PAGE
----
Adenoid hypertrophy is hyperplasia of the pharyngeal tonsils. It only becomes symptomatic if it leads to congestion of the choanae and eustachian tubes. The condition is common in children with recurrent inflammation of the upper airways. Clinical features include mouth breathing, snoring, hyponasal speech, and adenoid facies. Adenoid hypertrophy is diagnosed using flexible nasopharyngoscopy, which should show enlarged adenoid tissue. An adenotonsillectomy is indicated in patients with chronic/recurrent sinusitis, chronic/recurrent otitis media, and/or symptomatic nasal obstruction.
- Common in children
- Very rare in adults 
Adenoid hypertrophy is the most common cause of nasal obstruction in children.
Epidemiological data refers to the US, unless otherwise specified.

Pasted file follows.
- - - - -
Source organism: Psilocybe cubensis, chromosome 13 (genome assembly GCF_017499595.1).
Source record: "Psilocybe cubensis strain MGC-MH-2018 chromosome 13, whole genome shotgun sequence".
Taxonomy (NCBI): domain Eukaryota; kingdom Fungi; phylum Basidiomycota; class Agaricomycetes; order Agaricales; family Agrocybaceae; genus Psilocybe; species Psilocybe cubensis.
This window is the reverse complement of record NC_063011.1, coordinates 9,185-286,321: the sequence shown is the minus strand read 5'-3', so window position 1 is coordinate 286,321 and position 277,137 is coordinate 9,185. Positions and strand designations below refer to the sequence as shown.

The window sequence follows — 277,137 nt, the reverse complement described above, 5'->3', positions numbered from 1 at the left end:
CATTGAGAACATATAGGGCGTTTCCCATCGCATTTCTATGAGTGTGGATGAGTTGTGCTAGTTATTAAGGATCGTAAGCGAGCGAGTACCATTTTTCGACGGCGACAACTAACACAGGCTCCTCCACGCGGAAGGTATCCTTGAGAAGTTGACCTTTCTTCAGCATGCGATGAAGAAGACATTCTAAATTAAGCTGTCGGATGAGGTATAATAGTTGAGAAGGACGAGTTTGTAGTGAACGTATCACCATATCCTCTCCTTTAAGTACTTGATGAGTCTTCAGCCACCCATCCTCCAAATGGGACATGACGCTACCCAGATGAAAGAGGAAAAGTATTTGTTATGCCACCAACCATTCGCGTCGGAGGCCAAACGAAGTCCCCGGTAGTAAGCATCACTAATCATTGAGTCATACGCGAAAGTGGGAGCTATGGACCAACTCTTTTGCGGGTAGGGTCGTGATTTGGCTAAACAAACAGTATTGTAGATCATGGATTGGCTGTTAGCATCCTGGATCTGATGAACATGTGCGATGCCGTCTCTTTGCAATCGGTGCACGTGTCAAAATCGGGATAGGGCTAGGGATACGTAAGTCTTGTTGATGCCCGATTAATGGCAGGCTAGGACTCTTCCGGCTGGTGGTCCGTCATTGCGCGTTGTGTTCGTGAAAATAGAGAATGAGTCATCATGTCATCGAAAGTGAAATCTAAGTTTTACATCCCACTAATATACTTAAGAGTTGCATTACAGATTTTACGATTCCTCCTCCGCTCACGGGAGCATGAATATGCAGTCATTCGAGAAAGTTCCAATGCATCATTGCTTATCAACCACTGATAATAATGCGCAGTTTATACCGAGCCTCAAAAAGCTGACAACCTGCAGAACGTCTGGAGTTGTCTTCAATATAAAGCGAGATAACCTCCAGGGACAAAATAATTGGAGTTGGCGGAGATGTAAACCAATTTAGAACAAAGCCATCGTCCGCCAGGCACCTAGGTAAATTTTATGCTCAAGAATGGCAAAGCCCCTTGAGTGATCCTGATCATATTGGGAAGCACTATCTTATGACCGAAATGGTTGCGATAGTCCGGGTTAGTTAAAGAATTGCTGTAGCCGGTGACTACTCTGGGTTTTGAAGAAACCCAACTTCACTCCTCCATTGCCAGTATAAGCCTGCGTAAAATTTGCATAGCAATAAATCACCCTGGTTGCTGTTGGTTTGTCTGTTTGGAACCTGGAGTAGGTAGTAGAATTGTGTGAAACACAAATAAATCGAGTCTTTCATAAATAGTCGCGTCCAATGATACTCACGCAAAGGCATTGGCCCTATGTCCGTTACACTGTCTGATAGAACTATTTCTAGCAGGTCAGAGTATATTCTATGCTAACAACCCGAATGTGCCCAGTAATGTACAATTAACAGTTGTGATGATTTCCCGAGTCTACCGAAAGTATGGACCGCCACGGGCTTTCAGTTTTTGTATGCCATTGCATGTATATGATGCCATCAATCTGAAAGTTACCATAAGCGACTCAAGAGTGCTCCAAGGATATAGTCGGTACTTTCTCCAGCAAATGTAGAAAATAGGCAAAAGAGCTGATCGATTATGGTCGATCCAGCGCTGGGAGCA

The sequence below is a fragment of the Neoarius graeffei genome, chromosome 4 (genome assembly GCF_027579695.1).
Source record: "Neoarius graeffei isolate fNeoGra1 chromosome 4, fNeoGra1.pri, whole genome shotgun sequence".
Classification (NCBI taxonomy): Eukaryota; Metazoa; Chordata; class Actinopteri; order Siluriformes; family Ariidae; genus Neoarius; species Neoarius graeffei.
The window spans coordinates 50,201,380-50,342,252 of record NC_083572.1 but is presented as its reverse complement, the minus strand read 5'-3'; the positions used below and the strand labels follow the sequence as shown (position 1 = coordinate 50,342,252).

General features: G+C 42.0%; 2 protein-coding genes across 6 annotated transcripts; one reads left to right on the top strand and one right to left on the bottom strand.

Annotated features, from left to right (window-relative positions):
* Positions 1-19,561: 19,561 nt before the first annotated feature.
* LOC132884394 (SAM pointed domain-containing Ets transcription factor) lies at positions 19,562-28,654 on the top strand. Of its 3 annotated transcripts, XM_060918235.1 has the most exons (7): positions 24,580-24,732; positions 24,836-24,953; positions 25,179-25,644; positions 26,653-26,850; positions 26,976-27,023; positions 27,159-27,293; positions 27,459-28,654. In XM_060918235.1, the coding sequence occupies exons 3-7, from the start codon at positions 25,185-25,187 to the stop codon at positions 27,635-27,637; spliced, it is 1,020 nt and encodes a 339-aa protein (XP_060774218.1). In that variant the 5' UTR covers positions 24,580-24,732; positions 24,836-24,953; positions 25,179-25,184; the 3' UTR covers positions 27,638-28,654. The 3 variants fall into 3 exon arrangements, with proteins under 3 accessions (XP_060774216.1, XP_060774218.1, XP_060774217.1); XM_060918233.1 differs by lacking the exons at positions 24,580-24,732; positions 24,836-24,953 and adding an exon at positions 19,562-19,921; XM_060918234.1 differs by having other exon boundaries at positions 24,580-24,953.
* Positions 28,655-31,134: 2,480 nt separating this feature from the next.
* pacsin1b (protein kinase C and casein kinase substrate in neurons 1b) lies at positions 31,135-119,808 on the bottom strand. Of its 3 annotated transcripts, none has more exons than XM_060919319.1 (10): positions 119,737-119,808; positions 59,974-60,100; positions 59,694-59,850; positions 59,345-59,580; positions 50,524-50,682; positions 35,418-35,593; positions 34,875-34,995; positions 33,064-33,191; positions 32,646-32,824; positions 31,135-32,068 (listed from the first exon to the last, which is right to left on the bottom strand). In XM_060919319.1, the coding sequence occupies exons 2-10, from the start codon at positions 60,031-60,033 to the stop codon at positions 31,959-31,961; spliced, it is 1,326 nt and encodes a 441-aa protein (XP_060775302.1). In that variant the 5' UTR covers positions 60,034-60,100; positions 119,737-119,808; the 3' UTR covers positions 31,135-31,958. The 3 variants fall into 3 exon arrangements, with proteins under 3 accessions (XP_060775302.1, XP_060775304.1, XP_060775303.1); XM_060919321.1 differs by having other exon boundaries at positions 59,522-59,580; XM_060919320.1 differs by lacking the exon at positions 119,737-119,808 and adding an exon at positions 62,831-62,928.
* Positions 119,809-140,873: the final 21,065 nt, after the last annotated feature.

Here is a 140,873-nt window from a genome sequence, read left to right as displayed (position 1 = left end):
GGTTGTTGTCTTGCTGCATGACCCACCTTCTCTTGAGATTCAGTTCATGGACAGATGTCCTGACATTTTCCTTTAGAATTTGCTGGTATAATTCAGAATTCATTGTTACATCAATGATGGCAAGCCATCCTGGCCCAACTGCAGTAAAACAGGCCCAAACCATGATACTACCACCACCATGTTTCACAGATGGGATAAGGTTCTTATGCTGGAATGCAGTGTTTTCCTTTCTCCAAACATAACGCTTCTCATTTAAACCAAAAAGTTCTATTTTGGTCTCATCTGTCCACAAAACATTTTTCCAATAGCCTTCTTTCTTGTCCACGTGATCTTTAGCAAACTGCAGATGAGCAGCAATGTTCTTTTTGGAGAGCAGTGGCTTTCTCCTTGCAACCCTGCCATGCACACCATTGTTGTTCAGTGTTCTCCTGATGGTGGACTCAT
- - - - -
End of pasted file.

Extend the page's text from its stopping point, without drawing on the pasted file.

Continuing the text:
- Adenoidal inflammation due to
- Viral or bacterial infections
Mechanical congestion of the choanae
- Mouth breathing
- Hyponasal speech
- Adenoid facies
- Chronic or recurrent rhinosinusitis, nasopharyngitis, and/or epistaxis
- Halitosis 
Mechanical congestion of the eustachian tubes
- Recurrent chronic otitis media
- Tympanic effusion
- Conductive hearing loss → developmental disorders (e.g., language development disorder)
- Asymptomatic adenoid vegetations do not require treatment.
- Adenotonsillectomy, or surgical excision of adenoids, is indicated for:
- Treat the underlying cause of inflammation (e.g., intranasal corticosteroids for allergies or antibiotics for infection)